Burlingame homeowners, Aspen reach deal to add units
ASPEN – Homeowners at the Burlingame Ranch affordable housing development have agreed to allow more units to be built there in exchange for hundreds of thousands of dollars worth of concessions.
The city of Aspen had been in negotiations with the Burlingame Homeowners’ Association for nearly a year in an effort to get more density in the neighborhood, located across from Buttermilk off of Highway 82. The city acted as the developer of the project, of which phase one was completed a few years ago. The second and third phases are planned for future years.
The city and the HOA announced Tuesday that they reached an agreement to increase the number of units from 236 to 258. Thirteen of those units will be single-family homes.
But in order to reach that agreement, it required a key vote by homeowners.
In a vote held Sept. 30, 94.3 percent of homeowners voted to temporarily suspend a section in the declarations that required 100 percent approval of all homeowners for any increase in the total unit count. That suspension allowed 67 percent of all owners to vote to approve the increase in units under an agreement with the city.
The second step of approval – a vote on the actual amendment to the declarations that govern total unit count – will come at a homeowner meeting scheduled for Oct. 28. The HOA board currently holds proxy statements approving that amendment by 93.4 percent – 85 homeowners voted in favor, two voted against, and four individuals didn’t cast votes, according to Assistant City Manager Barry Crook.
The Aspen City Council is expected at its Oct. 13 meeting to formally approve the changes to the HOA’s declarations.
“We have all worked very hard to create an agreement that allows the city to develop at a higher density and addresses homeowners’ concerns about the impacts of that density on our quality of life,” said Derek Brown, president of the Burlingame Ranch I Condominium Owner’s Association, in a prepared statement.
Brown added that board members, including Sam Ferguson, Nelson Bell and previous board president Diana Ettlinger, have met numerous times with city officials and homeowners over the past 14 months to arrive at an acceptable level of expansion.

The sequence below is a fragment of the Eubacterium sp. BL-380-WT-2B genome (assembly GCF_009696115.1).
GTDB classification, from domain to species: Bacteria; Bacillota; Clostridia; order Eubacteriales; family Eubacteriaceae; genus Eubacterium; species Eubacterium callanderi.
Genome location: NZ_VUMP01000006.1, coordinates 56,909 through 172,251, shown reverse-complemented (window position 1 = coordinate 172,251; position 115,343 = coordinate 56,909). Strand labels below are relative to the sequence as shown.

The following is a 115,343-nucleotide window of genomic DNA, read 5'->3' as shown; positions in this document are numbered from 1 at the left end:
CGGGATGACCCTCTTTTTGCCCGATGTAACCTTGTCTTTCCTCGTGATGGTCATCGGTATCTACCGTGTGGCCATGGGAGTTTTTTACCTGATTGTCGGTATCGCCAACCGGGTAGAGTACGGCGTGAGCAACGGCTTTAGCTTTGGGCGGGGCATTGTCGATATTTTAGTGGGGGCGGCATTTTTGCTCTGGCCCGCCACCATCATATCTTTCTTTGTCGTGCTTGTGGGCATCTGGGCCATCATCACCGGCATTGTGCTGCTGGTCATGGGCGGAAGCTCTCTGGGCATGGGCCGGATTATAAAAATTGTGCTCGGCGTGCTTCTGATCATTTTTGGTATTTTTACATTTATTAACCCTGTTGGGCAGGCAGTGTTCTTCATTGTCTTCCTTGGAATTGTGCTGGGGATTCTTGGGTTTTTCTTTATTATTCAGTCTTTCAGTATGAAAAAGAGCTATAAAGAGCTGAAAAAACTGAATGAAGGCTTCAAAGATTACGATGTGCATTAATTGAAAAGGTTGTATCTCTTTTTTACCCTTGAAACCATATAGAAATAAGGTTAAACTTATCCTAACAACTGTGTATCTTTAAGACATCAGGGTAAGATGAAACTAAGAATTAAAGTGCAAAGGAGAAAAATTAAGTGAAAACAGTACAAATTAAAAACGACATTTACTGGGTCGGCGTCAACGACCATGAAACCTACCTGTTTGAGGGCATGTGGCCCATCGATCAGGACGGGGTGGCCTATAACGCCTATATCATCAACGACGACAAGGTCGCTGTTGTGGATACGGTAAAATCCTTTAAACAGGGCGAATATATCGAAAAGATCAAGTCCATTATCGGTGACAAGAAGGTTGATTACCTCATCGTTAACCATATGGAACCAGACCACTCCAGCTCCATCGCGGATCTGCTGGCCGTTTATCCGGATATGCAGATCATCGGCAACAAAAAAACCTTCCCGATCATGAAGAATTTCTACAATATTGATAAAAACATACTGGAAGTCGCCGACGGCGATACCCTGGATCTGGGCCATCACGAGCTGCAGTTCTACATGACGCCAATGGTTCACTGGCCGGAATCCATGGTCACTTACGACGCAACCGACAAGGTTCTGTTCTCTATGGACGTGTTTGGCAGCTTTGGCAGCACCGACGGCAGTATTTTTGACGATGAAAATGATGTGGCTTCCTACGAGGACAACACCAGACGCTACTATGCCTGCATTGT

City officials said the government will benefit by being able to construct 22 more units than it would otherwise have been permitted to build. The value to the city is that it can build more housing on land it already owns. By forgoing the need to purchase additional land, it’s estimated the city will save $150,000 per unit, or about $3.3 million.
“We are grateful to the homeowners for working with us to find common ground and approve these changes,” said Mayor Mick Ireland. “Now even more people will benefit from the city’s affordable housing program in the same way that current Burlingame residents do.”
In the coming months, the council will adopt a resolution memorializing the agreement with the homeowners. The city will then need to amend the various land-use approvals and other documents filed with Pitkin County.
As the changes wind their way from agreement with the HOA to entitlement approvals, city officials will begin their search for an owner’s representative, who will oversee the project. A request for proposals will go out to attract a suitable architect, and then design and planning will commence before a construction contract is signed.
“We’ll send it out for bid so we will know exactly how much it will cost,” Crook said, adding bond financing will have to be approved by Aspen voters to pay for phases two and three.
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